When journalist Becky Aikman was widowed in her 40s, she felt unmoored. But she couldn’t find the kind of help that she needed, so she dug into the data and eventually created her own unique support system.
On Horseback and Healing is the memoir of an abused, neglected girl-child who finds escape and healing through her relationships with her horses. On the back of her pony, and later on her horses, she finds comfort and solace in the nourishing bounty of the natural world.
Sharon Miller Blake’s quest for a life beyond mere survival takes her all over this continent. She has many adventures and some misadventures as she wrestles with dark passages and mental instability, but she has an inner spark, which keeps her seeking the light and a vibrant connectedness.
To Anne Serling, the imposing figure the public saw hosting The Twilight Zone each week, intoning cautionary observations about fate, chance, and humanity, was not the father she knew. Her fun-loving dad, Rod Serling, would play on the floor with the dogs, had nicknames for everyone in the family.
After his unexpected death at 50, Anne, just 20, was left stunned. Gradually, she found solace for her grief by talking to his friends, poring over old correspondence, and recording her childhood memories.
Now she shares personal photos, eloquent, revealing letters, and beautifully rendered scenes of his childhood, war years, and their family's time together. Her new book is: As I Knew Him: My Dad, Rod Serling.
At age 17, Dylan Dethier couldn’t help but think he’d never really done anything with his life. So, two months before his freshman year was set to begin, he deferred admission to Williams College. With the reluctant blessing of his parents, Dylan set out on his idea of the Great American Road Trip: to play a round of golf in each of the lower forty-eight states.
In his new memoir, Bad Boy, renowned American artist Eric Fischl explores his coming of age as an artist, and his search for a fresh narrative style in the highly charged and competitive New York art world in the 1970s and 1980s.
Mary Williams was born to Black Panther parents during the heart of the Black Power movement in Oakland, Calif., in the 1970s. She was just a toddler when her father went to San Quentin prison.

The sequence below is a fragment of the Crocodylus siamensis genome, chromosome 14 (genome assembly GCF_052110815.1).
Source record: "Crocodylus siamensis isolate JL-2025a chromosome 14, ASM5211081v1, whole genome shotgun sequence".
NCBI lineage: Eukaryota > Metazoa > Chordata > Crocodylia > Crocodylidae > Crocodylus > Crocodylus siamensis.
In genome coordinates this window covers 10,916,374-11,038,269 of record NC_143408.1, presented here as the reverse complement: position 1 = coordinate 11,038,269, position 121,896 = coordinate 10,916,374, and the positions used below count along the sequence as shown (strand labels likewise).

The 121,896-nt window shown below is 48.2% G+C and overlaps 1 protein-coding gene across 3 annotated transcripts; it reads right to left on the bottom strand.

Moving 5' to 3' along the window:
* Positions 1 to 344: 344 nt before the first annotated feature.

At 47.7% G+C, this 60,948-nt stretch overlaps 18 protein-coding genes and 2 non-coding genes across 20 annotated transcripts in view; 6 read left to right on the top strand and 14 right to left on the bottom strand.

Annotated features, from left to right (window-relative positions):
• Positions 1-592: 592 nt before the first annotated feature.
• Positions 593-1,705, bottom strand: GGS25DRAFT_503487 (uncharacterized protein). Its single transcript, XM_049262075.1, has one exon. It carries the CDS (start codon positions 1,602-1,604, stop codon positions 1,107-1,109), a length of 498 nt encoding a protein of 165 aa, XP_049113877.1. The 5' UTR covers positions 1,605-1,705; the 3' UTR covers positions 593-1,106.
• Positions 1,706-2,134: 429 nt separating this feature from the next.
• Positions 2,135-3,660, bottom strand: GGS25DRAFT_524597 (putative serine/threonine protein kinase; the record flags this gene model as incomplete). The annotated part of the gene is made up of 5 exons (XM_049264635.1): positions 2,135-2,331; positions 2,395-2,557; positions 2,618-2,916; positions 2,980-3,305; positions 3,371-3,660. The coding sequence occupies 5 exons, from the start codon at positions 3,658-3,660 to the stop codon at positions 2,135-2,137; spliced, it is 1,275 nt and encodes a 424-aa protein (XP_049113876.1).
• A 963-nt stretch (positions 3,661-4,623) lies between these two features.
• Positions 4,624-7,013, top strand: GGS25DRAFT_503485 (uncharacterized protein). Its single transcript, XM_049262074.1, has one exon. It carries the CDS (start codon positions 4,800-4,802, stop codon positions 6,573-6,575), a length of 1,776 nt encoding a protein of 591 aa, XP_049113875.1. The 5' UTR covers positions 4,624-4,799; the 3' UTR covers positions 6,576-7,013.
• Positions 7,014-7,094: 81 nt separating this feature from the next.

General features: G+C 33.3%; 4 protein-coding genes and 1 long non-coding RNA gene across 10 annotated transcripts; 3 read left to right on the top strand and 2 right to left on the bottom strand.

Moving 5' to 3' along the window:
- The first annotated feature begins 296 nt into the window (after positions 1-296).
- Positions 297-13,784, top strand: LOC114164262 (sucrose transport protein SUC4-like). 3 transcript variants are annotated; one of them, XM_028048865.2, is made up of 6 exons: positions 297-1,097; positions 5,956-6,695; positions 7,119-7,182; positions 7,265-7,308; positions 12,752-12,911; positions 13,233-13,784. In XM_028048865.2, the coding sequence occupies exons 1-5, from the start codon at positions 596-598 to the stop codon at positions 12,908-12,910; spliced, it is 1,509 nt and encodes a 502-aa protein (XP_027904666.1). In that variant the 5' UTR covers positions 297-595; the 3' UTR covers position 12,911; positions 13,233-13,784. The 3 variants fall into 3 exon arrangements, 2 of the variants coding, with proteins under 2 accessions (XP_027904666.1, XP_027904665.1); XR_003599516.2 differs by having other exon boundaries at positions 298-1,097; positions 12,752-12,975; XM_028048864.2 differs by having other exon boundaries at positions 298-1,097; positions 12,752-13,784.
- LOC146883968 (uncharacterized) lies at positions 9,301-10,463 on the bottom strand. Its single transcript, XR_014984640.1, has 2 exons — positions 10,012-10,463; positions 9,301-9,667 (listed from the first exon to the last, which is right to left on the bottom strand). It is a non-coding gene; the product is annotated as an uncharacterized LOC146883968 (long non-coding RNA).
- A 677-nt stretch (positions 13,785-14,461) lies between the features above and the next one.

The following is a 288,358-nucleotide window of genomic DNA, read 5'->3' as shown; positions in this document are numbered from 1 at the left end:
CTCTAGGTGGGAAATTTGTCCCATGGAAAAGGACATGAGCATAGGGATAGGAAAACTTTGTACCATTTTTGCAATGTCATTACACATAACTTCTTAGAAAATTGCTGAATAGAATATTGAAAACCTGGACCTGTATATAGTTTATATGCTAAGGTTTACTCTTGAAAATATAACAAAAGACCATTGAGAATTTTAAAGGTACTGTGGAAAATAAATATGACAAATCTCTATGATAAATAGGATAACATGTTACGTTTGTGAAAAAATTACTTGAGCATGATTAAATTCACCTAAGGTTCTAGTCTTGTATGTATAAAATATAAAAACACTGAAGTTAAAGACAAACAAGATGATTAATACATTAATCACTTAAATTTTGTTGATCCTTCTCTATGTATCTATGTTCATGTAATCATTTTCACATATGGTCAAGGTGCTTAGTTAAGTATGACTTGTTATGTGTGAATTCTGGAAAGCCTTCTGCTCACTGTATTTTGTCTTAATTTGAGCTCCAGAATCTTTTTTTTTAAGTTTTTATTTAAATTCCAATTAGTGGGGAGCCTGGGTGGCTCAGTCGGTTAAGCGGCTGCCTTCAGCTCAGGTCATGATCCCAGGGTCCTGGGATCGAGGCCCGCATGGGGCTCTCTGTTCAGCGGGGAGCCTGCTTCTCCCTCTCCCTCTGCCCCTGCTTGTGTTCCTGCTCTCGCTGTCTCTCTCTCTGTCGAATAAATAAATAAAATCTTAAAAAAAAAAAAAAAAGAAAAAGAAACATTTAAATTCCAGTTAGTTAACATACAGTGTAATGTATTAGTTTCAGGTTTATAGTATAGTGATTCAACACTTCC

Her mother, struggled to support the family on her own, turning to alcohol, as her oldest sister turned to crack and prostitution. But when Williams was sent to spend the summer at a camp run by Jane Fonda, her life began to change.
Over the course of several summers, Fonda and Williams grew close, and eventually, the Hollywood star invited Williams, at age 16, to come live with her in Santa Monica. This was the beginning of a journey, which she chronicles in her new memoir, The Lost Daughter.
As a SEAL and combat medic, Mark Donald served his country with valorous distinction for almost twenty-five years and survived some of the most dangerous combat actions imaginable.
His new book, Battle Ready: Memoir of a SEAL Warrior Medic, immerses the reader in the unique life of the elite warrior-medic and describes his triumph over Post Traumatic Stress Disorder that threatened to destroy him and his family.
For years, people have been asking Ezekiel “Zeke” Emanuel, the brash, outspoken, and fiercely loyal eldest brother in the Emanuel clan, the same question: What did your mom put in the cereal? Middle brother Rahm is the mayor of Chicago, erstwhile White House chief of staff, and one of the most colorful figures in American politics. Youngest brother Ari is a Hollywood super-agent. And Zeke himself is one of the world’s leading bioethicists and oncologists, and a former special advisor for health policy in the Obama administration.